Below is an exclusive excerpt from Reichen Lehmkuhl’s autobiography, “Here’s What We’ll Say,” set to be published by Carroll & Graf this month. Lehmkuhl and his then-partner, Chip Arndt, won season 4 of the reality show “The Amazing Race.
Lehmkuhl has since hosted his own show on th Q Television Network and has appeared on several other television shows. He is now in a relationship with pop singer Lance Bass, formerly of the boy band ‘N Sync.
Lehmkuhl’s memoir is a product of the author’s recollections and is thus rendered as a subjective accounting of events that occurred in his life. This excerpt recounts events that happened while he was attending the U.S. Air Force Academy, which he was nominated to attend at age 16 by Congressman Barney Frank.
Trouble in Paradise
Meetings of the Underground were still held often and our group was alive and well, with about 50 cadets at every meeting. Some of the Underground cadets had figured out the tunnel system and could get to our meeting point from all the way across the Terrazzo by their own hallway stairwells. We continued to get cadets out of trouble by making sure we all had the same story and we remained a tight group, following the eight key rules of our organization in order to keep us safe.
The Underground wasn’t just good for getting people out of trouble; it was also good for preventing it. We developed a whole way of life. When we went out, it had become instinctual to have our alibis perfectly memorized before we came back to the academy. “Here’s what we’ll say,” would start every story proposal to keep us safe and away from trouble.
One weekend, just before spring break of senior year, I was at Seth’s house in Colorado Springs because his parents were away for the weekend. He had hosted a couple of gay cadets from the Underground for a night or two. One of them, Thomas, had brought his boyfriend with him. The boyfriend was a security policeman named Mitchell from the Air Force Academy base, although he was not assigned to be anywhere near cadets. I don’t know how they met, but I thought it was cool that they had found each other.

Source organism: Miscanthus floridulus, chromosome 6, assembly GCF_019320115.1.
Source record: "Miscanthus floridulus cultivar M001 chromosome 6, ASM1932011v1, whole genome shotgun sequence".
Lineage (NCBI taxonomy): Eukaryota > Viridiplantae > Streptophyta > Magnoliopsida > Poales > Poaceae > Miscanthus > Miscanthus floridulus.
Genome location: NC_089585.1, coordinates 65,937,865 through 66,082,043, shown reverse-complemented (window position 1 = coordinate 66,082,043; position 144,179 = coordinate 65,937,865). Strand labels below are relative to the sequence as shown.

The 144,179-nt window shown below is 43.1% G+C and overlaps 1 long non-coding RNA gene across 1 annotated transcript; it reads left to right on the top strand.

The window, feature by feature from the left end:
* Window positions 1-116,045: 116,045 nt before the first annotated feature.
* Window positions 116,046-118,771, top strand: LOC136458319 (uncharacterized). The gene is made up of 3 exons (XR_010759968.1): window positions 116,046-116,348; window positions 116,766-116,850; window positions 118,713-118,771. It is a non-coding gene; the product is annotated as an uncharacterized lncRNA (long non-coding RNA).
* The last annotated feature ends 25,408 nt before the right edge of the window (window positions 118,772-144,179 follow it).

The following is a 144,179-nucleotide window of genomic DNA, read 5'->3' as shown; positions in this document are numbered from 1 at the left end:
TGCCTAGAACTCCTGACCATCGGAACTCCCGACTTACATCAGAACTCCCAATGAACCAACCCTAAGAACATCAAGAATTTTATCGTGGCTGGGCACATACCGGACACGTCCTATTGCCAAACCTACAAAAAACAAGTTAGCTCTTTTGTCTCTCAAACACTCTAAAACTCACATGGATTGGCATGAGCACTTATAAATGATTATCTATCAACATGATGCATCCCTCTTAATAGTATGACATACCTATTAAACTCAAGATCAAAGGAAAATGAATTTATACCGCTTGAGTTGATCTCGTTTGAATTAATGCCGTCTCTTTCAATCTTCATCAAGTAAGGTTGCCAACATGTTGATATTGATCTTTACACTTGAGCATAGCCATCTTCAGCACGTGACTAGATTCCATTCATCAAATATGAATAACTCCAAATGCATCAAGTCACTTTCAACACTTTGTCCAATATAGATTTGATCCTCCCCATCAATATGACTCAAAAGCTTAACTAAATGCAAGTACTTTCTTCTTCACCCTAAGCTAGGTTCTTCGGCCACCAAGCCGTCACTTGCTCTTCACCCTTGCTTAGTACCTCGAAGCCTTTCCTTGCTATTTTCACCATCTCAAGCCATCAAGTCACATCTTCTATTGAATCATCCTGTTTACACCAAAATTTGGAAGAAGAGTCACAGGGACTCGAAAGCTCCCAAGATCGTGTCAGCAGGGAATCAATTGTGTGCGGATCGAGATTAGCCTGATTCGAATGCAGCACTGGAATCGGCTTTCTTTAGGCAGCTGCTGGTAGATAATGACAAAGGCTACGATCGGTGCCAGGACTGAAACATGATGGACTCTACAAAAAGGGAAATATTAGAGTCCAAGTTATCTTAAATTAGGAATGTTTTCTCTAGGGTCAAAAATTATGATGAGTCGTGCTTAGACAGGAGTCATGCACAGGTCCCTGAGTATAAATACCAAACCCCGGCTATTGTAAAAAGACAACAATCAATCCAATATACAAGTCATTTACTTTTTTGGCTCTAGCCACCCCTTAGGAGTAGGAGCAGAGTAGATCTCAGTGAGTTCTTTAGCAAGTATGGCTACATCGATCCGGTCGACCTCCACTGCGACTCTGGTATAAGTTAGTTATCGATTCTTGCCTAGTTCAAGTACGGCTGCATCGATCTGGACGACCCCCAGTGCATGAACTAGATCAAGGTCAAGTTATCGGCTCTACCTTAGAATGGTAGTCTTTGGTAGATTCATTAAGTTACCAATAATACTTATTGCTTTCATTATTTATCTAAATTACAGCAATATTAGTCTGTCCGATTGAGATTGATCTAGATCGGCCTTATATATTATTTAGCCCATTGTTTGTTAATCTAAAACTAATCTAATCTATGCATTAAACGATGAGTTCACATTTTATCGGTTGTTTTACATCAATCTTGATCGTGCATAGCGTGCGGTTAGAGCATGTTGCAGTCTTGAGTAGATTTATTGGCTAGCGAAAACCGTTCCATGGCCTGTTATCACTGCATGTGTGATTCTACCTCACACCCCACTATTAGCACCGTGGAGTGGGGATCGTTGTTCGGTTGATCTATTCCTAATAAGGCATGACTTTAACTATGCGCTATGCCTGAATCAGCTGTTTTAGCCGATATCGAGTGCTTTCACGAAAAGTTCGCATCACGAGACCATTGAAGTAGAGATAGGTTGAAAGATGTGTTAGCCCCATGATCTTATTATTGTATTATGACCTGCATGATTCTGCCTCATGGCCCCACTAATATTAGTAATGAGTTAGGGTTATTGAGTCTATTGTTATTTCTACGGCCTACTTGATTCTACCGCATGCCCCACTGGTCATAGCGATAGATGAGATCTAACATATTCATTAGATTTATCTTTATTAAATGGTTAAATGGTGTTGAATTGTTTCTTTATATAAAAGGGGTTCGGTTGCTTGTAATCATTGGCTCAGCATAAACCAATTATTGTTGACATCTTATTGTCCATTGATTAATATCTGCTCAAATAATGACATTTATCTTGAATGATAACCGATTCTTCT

I stayed with the whole group that weekend and witnessed a great deal of drama between Thomas and his boyfriend. I remember thinking that they probably weren’t so happy after all. The argument ended with Thomas storming out of the house, leaving his security policeman boyfriend there with us. I ended up talking to Mitchell for quite a while and he filled me in on their whole relationship. I can’t remember what the problems of the relationship were, but I remember sympathizing with Mitchell. He gave me his number and we kept in touch over the next few weeks.
Thomas had completely stopped talking to Mitchell. He wouldn’t return Mitchell’s phone calls or answer his e-mails. Finally, after weeks of this, Mitchell and I were talking on the phone and decided to hang out. I met him at Delmon-ico’s and we were alone. Mitchell was a short, stocky guy and was 24 years old. I was very attracted to him even though he was different from the guys I had previously been attracted to. He was quiet and soft-spoken and let me take control in almost all situations.
As soon as we got to Delmonico’s and realized we were one, Mitchell and I got it on together. We had good chemistry. I also used his affection to heal myself from the emotional trauma I had experienced after breaking it off with Allen. After that night, I wanted to see Mitchell again and again, on a daily basis.